There's a number of things that we're trying to do to support our staff. You heard us talking about the level of patients, the acuity of the patients, and the illness, and it takes a physical toll. But it also takes an emotional toll, especially on those folks that are immediately at the bedside. The amount of death that we've seen has been unprecedented. Most of us thought we were not going to see this in our medical careers, but here it is. So that is definitely had an impact. So there's different things that we've tried to do as an organization to try to reach out and provide support services for our caregivers, part of our EAP program, which helps support with counseling and things like that we, we had that as an asset that was available to our caregivers, pre-COVID. But there were limitations on the number of visits someone could have, we've made that unlimited, at this point. There's no doubt at all, there has been an impact on the caregivers, primarily nurses, respiratory therapists, but physicians too. As physicians, we pride ourselves in making people better. And being there in a time of need. The impact of the illness has definitely caused some concern, I think in some of our caregivers who are seeing this day in and day out, without respite. It's been hard.

I want to talk about the Indigenous communities in which San Juan Regional Medical Center serves. I know you both work closely with IHS and early on it was seeming that the Native American population was so much more disproportionately affected by this pandemic. I'm curious to what you're seeing now, and in terms of who's been hospitalized and the demographic of patients that you're seeing today. Dr. Greenberg, for you.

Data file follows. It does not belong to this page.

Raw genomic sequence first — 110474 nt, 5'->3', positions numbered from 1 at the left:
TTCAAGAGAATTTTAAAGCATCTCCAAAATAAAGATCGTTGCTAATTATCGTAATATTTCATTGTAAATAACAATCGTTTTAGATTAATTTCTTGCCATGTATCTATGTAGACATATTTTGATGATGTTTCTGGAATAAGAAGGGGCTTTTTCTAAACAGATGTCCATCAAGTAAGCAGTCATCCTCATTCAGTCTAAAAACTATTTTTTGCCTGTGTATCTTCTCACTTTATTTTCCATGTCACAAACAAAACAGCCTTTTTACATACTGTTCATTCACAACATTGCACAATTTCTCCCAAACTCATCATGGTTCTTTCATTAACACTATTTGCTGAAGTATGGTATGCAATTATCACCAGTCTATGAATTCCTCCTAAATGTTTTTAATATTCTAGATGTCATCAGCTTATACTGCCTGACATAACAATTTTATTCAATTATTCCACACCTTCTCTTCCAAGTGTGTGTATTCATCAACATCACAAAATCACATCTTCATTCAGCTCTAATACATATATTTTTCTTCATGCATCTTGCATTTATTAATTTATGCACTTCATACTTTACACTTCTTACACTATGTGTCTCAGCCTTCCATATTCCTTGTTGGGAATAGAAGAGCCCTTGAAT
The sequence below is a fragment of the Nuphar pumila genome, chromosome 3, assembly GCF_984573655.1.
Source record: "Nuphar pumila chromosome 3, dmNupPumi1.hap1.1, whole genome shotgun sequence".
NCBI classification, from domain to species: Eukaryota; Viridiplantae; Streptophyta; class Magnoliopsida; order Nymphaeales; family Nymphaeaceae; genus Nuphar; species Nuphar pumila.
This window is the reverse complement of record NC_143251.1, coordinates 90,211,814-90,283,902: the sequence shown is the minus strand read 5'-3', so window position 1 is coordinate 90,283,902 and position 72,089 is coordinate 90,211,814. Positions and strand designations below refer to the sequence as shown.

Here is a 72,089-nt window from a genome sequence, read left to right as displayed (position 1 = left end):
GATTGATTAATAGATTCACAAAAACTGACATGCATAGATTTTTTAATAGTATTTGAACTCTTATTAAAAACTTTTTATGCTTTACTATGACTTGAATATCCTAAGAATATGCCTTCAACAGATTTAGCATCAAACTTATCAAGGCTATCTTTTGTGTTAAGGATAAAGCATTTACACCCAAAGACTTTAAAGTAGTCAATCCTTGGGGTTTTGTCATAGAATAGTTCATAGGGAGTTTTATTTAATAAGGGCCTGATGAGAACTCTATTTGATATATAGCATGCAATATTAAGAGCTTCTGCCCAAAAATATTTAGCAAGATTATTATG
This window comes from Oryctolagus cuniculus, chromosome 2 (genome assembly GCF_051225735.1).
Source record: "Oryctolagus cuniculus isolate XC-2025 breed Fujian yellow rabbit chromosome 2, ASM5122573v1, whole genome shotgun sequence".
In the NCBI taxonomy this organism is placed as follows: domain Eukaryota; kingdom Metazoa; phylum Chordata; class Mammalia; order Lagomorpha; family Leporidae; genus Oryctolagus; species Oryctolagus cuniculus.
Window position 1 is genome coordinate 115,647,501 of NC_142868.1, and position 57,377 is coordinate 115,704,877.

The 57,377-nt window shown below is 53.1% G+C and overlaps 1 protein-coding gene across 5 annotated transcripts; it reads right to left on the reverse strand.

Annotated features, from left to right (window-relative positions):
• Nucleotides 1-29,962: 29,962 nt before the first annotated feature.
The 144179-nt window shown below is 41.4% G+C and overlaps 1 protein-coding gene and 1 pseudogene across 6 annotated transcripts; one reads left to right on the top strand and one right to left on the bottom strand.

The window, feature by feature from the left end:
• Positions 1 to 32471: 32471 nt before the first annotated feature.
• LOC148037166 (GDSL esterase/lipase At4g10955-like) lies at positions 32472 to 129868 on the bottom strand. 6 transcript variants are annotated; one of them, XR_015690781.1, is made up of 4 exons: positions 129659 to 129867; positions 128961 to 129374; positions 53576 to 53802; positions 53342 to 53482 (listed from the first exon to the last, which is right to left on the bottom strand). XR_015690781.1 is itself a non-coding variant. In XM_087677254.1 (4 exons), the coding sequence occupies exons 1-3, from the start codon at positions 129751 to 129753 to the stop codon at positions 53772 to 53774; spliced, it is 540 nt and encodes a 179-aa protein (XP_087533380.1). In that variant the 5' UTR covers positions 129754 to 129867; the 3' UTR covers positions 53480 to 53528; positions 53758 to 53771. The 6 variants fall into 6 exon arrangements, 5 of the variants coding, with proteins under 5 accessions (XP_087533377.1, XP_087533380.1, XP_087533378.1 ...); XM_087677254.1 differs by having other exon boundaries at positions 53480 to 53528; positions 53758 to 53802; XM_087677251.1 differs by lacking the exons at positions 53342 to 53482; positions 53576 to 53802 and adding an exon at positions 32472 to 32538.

Dr. Greenberg
Since the pandemic, we've taken care of 1608 COVID related inpatients of Native American descent. So that's 57% of all of our COVID related admissions. And so we pride ourselves on being a regional hub hospital for all comers, including many hospitals on the Navajo Nation and within the Indian Health Service. And we'll continue to do our best to meet the needs of our broader community. Regardless of what zip code to live in, we'll also continue to try to scale our response efforts and make sure that we're providing the highest levels of care for anyone who needs it.

Dr. Brad Greenberg and Dr. Robert Underwood of San Juan Regional Medical Center. Thank you so much for joining us here today on KSUT.